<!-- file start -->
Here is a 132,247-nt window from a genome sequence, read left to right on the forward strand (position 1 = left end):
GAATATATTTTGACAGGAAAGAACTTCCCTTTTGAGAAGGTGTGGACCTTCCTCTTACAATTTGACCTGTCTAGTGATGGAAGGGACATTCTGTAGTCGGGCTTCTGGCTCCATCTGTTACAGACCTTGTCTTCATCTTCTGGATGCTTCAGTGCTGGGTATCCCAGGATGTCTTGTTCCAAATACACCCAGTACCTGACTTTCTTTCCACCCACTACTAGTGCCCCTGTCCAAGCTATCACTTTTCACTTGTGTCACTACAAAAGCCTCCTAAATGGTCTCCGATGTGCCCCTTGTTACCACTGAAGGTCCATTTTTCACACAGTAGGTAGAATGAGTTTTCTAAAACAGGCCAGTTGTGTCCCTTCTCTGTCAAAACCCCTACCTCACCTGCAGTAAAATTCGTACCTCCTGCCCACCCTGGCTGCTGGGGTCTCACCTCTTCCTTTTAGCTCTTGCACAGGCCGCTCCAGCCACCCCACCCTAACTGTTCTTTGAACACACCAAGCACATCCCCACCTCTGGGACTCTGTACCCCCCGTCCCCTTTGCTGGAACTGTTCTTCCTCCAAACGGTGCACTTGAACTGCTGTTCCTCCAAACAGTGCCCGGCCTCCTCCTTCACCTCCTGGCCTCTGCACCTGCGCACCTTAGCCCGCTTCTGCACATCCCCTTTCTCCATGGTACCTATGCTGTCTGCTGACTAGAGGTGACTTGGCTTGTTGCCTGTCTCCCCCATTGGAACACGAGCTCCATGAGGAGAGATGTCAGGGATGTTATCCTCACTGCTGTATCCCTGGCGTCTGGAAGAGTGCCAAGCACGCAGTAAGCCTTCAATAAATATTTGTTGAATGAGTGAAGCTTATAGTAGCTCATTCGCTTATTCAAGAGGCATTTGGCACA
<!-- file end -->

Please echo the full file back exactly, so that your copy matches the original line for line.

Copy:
Here is a 132,247-nt window from a genome sequence, read left to right on the forward strand (position 1 = left end):
GAATATATTTTGACAGGAAAGAACTTCCCTTTTGAGAAGGTGTGGACCTTCCTCTTACAATTTGACCTGTCTAGTGATGGAAGGGACATTCTGTAGTCGGGCTTCTGGCTCCATCTGTTACAGACCTTGTCTTCATCTTCTGGATGCTTCAGTGCTGGGTATCCCAGGATGTCTTGTTCCAAATACACCCAGTACCTGACTTTCTTTCCACCCACTACTAGTGCCCCTGTCCAAGCTATCACTTTTCACTTGTGTCACTACAAAAGCCTCCTAAATGGTCTCCGATGTGCCCCTTGTTACCACTGAAGGTCCATTTTTCACACAGTAGGTAGAATGAGTTTTCTAAAACAGGCCAGTTGTGTCCCTTCTCTGTCAAAACCCCTACCTCACCTGCAGTAAAATTCGTACCTCCTGCCCACCCTGGCTGCTGGGGTCTCACCTCTTCCTTTTAGCTCTTGCACAGGCCGCTCCAGCCACCCCACCCTAACTGTTCTTTGAACACACCAAGCACATCCCCACCTCTGGGACTCTGTACCCCCCGTCCCCTTTGCTGGAACTGTTCTTCCTCCAAACGGTGCACTTGAACTGCTGTTCCTCCAAACAGTGCCCGGCCTCCTCCTTCACCTCCTGGCCTCTGCACCTGCGCACCTTAGCCCGCTTCTGCACATCCCCTTTCTCCATGGTACCTATGCTGTCTGCTGACTAGAGGTGACTTGGCTTGTTGCCTGTCTCCCCCATTGGAACACGAGCTCCATGAGGAGAGATGTCAGGGATGTTATCCTCACTGCTGTATCCCTGGCGTCTGGAAGAGTGCCAAGCACGCAGTAAGCCTTCAATAAATATTTGTTGAATGAGTGAAGCTTATAGTAGCTCATTCGCTTATTCAAGAGGCATTTGGCACA